“Impossible things are happening every day.” ~ Fairy Godmother in Rodgers and Hammerstein’s “Cinderella”
When our two daughters were young, we watched, over and over, the Rodgers and Hammerstein version of “Cinderella,” featuring Whitney Houston as the Fairy Godmother. I loved this musical version of the enduring fairytale as much as my girls. So many times through the years, I have had the song, “Impossible,” which Houston did so beautifully, ringing through my head — especially in moments when the odds seem stacked against us.
The tune I hear in such times is usually accompanied by one of my favorite lines of Scripture, from Luke 1:37, uttered by the angel Gabriel to Mary as he announces that she will bear a son, despite the fact that she is a virgin, adding, to appease her confusion, “for nothing will be impossible for God.”
Both song and Scripture converged recently when I received Leila Miller’s latest compilation: “Impossible Marriages Redeemed.” The book, which launched March 25, 2020, even as the pandemic launched, felt like gold in my hands. The subtitle, “They Didn’t End the Story in the Middle,” intrigued, and as a reader, I looked forward to a privileged glimpse of marriages that had triumphed after great trial. But there was another reason for my gladness, too, for tucked within the pages revealing these great tribulations of marriages that had been to the brink and back was my own; our own.
In the foreword, Philip F. Lawler, journalist and founder of Catholic World News service, begins with this powerful statement: “This is a book full of heroes.” I froze right there. As one of 65 contributors, I was personally involved in this pronouncement, and had to consider whether my husband and I could possibly fall into the category of heroes. “What is a hero, if not someone who makes sacrifices for another?” Lawler continued. “In this book we have the testimony of people who have sacrificed their comfort and their pride to save their marriages, for the sake of their spouses and their children.”
Lawler then admitted that “most of the people who contributed…don’t think of themselves as heroes, I’m sure.” Well, yes, he is right. I don’t, and I’m sure my husband doesn’t, either. We might instead think of ourselves as grateful beggars — two broken individuals who came together in marriage in 1991, not having a clue of what we might face, unhealed and carrying large loads of baggage, and leading one another to the edge of the cliff.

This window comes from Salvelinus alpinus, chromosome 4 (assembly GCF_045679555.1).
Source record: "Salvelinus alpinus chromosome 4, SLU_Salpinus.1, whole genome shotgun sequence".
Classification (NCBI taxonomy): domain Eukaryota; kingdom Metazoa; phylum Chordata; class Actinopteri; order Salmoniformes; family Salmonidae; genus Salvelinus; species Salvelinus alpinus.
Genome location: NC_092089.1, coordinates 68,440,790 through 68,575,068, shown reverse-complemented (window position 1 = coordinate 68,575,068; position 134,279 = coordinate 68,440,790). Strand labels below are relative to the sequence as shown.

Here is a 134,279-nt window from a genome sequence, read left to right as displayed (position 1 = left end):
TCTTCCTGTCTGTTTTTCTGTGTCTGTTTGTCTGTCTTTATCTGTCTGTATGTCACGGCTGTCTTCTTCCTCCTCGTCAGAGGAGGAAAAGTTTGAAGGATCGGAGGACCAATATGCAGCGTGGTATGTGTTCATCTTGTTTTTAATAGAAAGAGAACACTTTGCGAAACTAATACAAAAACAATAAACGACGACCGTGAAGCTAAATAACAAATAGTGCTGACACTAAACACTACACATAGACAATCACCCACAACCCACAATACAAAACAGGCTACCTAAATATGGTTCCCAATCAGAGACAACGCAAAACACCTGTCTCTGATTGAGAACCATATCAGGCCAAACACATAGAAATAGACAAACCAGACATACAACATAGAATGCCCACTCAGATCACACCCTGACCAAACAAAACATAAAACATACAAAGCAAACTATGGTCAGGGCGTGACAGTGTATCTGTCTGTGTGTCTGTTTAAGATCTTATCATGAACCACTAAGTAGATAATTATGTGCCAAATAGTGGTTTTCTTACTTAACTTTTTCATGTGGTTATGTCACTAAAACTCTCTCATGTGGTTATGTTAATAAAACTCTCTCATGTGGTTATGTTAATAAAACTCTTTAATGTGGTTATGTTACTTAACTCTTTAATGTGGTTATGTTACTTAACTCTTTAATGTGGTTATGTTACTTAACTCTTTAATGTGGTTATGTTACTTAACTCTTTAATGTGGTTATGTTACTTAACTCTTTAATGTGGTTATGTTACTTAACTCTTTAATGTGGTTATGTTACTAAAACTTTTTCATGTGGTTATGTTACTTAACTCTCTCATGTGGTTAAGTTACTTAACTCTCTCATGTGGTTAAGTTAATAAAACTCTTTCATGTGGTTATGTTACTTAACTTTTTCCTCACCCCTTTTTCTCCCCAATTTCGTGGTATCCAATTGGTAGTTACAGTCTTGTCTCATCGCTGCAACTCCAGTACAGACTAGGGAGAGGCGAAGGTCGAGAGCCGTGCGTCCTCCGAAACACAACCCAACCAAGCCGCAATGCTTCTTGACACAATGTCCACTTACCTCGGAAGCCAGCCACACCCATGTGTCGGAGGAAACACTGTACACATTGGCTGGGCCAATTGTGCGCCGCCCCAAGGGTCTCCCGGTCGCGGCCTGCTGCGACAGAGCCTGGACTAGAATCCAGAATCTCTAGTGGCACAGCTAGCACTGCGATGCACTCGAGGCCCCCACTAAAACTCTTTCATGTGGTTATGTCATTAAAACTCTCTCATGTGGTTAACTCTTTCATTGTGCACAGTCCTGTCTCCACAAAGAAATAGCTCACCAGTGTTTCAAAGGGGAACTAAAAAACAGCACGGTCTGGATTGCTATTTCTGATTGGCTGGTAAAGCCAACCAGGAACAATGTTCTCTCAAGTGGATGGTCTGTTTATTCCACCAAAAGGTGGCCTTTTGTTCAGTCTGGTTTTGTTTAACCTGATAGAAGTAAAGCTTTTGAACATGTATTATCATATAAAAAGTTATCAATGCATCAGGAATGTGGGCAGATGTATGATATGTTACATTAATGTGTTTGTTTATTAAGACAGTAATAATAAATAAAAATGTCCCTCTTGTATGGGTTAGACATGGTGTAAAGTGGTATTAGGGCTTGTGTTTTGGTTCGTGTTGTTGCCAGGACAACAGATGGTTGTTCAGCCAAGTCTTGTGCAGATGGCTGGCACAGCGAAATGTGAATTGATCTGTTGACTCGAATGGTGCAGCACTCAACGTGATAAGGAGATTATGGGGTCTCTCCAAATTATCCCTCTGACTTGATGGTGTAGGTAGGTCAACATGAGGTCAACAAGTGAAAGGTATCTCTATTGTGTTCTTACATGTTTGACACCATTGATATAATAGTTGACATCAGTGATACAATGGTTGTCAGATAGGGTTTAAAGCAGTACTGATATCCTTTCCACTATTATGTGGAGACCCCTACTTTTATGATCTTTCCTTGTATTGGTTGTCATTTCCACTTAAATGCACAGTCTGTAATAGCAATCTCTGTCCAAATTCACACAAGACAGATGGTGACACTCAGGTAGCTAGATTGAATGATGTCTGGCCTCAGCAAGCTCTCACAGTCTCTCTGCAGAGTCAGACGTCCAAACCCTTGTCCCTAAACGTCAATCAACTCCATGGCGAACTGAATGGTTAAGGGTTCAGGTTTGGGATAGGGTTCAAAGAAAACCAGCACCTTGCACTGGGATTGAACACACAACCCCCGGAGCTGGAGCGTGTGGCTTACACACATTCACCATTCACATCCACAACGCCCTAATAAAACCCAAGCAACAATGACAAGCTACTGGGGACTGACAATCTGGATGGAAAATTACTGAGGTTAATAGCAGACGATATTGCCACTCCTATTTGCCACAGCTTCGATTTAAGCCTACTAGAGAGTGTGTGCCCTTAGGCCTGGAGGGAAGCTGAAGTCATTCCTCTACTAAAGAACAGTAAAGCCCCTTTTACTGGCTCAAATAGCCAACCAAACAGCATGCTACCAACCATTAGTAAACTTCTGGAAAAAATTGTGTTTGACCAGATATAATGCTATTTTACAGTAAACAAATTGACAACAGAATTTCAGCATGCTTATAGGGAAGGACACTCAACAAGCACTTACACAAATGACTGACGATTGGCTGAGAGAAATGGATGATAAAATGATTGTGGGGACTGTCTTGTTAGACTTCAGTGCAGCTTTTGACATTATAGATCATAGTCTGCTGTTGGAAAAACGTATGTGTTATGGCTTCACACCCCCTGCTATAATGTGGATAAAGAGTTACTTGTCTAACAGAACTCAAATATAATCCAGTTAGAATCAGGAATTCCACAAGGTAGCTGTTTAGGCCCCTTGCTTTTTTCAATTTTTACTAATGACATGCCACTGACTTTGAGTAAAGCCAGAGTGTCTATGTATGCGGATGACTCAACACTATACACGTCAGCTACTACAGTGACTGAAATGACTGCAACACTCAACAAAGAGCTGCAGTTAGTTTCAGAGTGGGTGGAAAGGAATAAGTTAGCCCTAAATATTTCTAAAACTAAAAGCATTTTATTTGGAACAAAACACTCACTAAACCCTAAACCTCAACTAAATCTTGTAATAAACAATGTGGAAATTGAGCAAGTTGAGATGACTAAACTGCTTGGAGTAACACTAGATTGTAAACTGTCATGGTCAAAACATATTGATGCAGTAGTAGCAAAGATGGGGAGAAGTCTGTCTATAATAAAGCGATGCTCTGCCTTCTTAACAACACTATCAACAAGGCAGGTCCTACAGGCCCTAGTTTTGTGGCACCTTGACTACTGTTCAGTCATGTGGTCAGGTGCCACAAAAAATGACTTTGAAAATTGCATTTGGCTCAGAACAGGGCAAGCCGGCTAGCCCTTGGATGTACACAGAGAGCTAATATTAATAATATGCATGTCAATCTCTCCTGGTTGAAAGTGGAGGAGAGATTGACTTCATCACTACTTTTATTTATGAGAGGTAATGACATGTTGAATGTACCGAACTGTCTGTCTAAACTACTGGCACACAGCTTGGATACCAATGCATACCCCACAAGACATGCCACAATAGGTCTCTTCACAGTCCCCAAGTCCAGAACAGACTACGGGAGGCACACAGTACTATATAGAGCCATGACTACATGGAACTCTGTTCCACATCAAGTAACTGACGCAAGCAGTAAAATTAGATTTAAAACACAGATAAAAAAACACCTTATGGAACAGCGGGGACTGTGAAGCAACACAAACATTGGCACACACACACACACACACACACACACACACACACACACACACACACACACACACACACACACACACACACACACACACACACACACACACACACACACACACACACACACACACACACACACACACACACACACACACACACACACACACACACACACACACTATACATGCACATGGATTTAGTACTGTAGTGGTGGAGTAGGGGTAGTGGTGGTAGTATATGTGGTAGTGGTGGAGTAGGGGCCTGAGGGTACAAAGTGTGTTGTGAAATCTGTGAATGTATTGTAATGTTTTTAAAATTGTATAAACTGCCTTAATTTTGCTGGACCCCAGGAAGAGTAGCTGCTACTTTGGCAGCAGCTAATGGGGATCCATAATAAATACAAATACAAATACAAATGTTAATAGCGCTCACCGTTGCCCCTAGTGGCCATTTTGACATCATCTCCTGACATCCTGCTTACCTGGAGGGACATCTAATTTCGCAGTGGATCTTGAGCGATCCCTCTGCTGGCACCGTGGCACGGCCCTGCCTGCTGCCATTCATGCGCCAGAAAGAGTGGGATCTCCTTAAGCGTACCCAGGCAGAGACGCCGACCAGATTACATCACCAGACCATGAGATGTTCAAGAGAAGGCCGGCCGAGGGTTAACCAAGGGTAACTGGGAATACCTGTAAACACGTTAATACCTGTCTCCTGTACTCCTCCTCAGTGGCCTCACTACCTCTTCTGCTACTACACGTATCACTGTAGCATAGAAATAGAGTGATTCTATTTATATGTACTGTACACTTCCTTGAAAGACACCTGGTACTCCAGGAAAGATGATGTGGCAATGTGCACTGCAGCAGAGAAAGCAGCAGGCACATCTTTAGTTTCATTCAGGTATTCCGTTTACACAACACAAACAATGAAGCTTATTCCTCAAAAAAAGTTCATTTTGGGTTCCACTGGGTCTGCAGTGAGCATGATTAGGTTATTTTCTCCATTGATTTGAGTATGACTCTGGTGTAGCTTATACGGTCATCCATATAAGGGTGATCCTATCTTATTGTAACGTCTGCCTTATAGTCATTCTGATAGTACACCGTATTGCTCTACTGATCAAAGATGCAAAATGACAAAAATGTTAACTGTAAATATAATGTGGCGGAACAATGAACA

Many times, I have wondered, how? How did we make it? Thinking of the dark times when our marriage did truly seem “impossible,” I remember how, little by little, God intervened. A counselor who just happened to appear at the same bench, under a large umbrella, at a pool. A co-worker who just happened to ask the right questions and lead us to help. A group that served as a safe place to bring our brokenness. The Body of Christ that held us in place. The sacraments that brought grace even when everything seemed “impossible.”
This was not a straight road by any means. It is not even a road that has now suddenly become straight. The path has been winding from the start, and as I look ahead, I still see many trees that block the meadow beyond, preventing full clarity. But the subtitle is true. Our “impossible” marriage was redeemed because somehow, we were able to see, against the cultural forces all around, that stopping our story in the middle would not have fixed what was broken.
I bring up the point in our account, noting, “Had we sought divorce, we would have been seeking a permanent solution to a temporary problem.” I mention many of the other situations in our society that follow the same — abortion, sterilization, surgically “changing” one’s sex, and suicide. “So often we make decisions based on what we are experiencing at that moment or during that season, forgetting that that moment or season will pass — and with its passing comes the possibility of brighter days ahead.” More importantly, I added, “We don’t give grace a chance. We don’t give life a chance. We don’t give God His time to work.”